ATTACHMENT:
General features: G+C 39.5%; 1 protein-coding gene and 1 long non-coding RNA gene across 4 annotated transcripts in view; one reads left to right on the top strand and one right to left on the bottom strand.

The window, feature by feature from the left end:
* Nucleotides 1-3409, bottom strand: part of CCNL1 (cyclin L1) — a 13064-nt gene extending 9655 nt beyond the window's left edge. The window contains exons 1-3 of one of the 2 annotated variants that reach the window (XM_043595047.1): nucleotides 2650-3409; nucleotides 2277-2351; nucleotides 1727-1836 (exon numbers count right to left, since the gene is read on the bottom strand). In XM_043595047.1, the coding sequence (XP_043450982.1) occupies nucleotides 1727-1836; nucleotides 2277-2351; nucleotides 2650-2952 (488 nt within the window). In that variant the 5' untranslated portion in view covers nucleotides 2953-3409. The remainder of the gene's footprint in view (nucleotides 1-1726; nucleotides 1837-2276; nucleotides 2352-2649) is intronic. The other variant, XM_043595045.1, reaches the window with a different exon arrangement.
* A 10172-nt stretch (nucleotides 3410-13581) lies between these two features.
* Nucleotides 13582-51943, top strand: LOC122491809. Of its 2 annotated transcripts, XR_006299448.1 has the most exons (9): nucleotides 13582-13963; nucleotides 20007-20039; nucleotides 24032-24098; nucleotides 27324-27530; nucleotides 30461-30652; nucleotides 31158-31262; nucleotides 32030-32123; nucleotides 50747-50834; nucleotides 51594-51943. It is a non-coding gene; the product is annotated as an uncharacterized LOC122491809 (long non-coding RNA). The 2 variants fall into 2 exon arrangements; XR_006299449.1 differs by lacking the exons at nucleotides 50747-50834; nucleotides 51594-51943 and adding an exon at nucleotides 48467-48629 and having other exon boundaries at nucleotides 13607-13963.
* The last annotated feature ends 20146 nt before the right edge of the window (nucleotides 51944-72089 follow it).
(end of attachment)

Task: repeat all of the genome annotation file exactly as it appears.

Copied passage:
General features: G+C 39.5%; 1 protein-coding gene and 1 long non-coding RNA gene across 4 annotated transcripts in view; one reads left to right on the top strand and one right to left on the bottom strand.

The window, feature by feature from the left end:
* Nucleotides 1-3409, bottom strand: part of CCNL1 (cyclin L1) — a 13064-nt gene extending 9655 nt beyond the window's left edge. The window contains exons 1-3 of one of the 2 annotated variants that reach the window (XM_043595047.1): nucleotides 2650-3409; nucleotides 2277-2351; nucleotides 1727-1836 (exon numbers count right to left, since the gene is read on the bottom strand). In XM_043595047.1, the coding sequence (XP_043450982.1) occupies nucleotides 1727-1836; nucleotides 2277-2351; nucleotides 2650-2952 (488 nt within the window). In that variant the 5' untranslated portion in view covers nucleotides 2953-3409. The remainder of the gene's footprint in view (nucleotides 1-1726; nucleotides 1837-2276; nucleotides 2352-2649) is intronic. The other variant, XM_043595045.1, reaches the window with a different exon arrangement.
* A 10172-nt stretch (nucleotides 3410-13581) lies between these two features.
* Nucleotides 13582-51943, top strand: LOC122491809. Of its 2 annotated transcripts, XR_006299448.1 has the most exons (9): nucleotides 13582-13963; nucleotides 20007-20039; nucleotides 24032-24098; nucleotides 27324-27530; nucleotides 30461-30652; nucleotides 31158-31262; nucleotides 32030-32123; nucleotides 50747-50834; nucleotides 51594-51943. It is a non-coding gene; the product is annotated as an uncharacterized LOC122491809 (long non-coding RNA). The 2 variants fall into 2 exon arrangements; XR_006299449.1 differs by lacking the exons at nucleotides 50747-50834; nucleotides 51594-51943 and adding an exon at nucleotides 48467-48629 and having other exon boundaries at nucleotides 13607-13963.
* The last annotated feature ends 20146 nt before the right edge of the window (nucleotides 51944-72089 follow it).